Court fines of October, 1660; one of many pages on which Allens and Howlands appear fined or even imprisoned.

Jedidiah Allen and his wife Experience Howland.

Rachel Field's descent from Jedidiah Allen: Rachel, Robert4, Benjamin Field, Jr.3, Experience2 & Benjamin Field Sr., Jedidiah Allen.
Sandwich Monthly Meeting register.

Ralph junior's son Jedidiah Allen, married Henry Howland’s daughter Elizabeth. Their family of thirteen children began in Sandwich, Massachusetts where five of their children are named in the Sandwich Monthly Meeting registers, including their first-born Experience Allen. The rest of the children were born in Sandwich or New Jersey although it has been impossible to determine. (Footnote: The balance of the family is laid out, with supporting documentation, in “Henry Howland of Duxbury, Massachusetts, 1633” by Wakefield and Sherman in the National Genealogical Society Quarterly, Vol. 75, No. 2 (June, 1987), page 111 referencing his will of 1711 & in footnote 56. ) They moved, in the early 1680s, to Shrewsbury, New Jersey where Jedidiah Allen is on record as receiving a patent on 410 acres of land in Monmouth County. (Footnote: “Henry Howland of Duxbury…” Wakefield and Sherman, NGSQ, page 111 and footnotes 50-56 citing New Jersey Archives and Gardner. ) Wakefield and Sherman wrote, “For several years he represented Shrewsbury in the East Jersey Assembly, starting in 1686, and he was a member of the first Colonial Assembly after the consolidation of East and West Jersey in 1703. In August 1700 and March 1701 Jedidiah Allen served as a justice in the Court of Sessions of Monmouth County at Middletown.” (Footnote: "Wakefield and Sherman wrote," page 111. ) The family is discussed extensively in the Wakefield and Sherman article as well as Charles Gardener’s article in the The Genealogical Magazine of New Jersey. (See sources below.)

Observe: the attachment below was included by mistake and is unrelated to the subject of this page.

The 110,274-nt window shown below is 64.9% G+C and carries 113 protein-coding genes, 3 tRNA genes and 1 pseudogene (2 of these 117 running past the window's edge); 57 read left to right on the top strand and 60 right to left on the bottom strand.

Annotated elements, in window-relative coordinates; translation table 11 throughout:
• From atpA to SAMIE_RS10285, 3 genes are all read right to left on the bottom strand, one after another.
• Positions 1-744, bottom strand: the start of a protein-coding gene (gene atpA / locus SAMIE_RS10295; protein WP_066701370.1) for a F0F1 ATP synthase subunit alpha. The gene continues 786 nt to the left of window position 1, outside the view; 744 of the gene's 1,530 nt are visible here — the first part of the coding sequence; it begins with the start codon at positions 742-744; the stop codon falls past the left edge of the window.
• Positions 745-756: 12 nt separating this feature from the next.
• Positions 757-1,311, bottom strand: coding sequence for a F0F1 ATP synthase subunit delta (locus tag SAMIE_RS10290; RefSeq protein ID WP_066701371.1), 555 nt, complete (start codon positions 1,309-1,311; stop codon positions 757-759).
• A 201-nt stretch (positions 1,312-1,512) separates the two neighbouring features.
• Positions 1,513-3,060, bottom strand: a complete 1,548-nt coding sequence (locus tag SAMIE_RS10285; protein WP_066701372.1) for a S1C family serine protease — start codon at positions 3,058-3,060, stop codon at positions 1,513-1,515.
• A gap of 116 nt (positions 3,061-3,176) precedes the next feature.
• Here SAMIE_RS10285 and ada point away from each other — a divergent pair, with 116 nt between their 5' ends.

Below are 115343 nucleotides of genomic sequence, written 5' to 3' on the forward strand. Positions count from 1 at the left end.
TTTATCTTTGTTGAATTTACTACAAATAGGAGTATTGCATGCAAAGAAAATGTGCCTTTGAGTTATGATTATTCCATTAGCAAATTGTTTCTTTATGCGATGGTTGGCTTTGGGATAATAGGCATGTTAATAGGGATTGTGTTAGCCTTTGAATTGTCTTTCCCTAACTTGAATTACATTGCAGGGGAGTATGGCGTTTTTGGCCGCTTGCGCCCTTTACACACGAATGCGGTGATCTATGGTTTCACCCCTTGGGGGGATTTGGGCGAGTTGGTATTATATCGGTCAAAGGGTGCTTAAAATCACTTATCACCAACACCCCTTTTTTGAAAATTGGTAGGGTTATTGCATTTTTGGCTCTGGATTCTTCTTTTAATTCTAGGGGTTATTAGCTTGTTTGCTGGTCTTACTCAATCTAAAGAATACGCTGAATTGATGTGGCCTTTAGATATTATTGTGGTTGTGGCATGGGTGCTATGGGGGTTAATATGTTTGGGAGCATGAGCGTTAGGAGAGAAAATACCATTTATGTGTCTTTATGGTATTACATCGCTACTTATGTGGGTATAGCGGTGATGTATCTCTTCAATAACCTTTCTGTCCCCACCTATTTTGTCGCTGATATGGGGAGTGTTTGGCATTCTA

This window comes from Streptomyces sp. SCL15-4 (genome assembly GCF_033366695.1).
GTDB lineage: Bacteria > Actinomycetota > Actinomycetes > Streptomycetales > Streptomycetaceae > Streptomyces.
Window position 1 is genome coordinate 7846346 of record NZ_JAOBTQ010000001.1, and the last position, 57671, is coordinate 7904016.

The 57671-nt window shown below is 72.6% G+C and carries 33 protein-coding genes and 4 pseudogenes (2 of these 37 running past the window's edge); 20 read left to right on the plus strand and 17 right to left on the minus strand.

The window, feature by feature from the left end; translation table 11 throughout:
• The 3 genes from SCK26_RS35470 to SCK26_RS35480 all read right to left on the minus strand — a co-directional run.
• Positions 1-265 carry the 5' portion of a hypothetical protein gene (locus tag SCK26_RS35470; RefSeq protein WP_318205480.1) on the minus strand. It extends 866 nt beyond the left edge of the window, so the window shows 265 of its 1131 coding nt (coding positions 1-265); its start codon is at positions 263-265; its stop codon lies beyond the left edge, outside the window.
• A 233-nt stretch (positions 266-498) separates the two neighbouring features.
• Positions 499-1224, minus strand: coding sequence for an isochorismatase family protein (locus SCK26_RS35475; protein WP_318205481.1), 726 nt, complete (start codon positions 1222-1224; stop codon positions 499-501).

Jedidiah’s will of September 15, 1711 and proved February 8, 1711/12 names all thirteen children save Experience who had pre-deceased him in 1704. Neither her children nor her husband Benjamin Field are named. It was a substantial estate of acreage and close to what would be half a million dollars in today’s money, and which included a “negro girl and a grindstone, together £41.”

Henry Howland (1604-1671)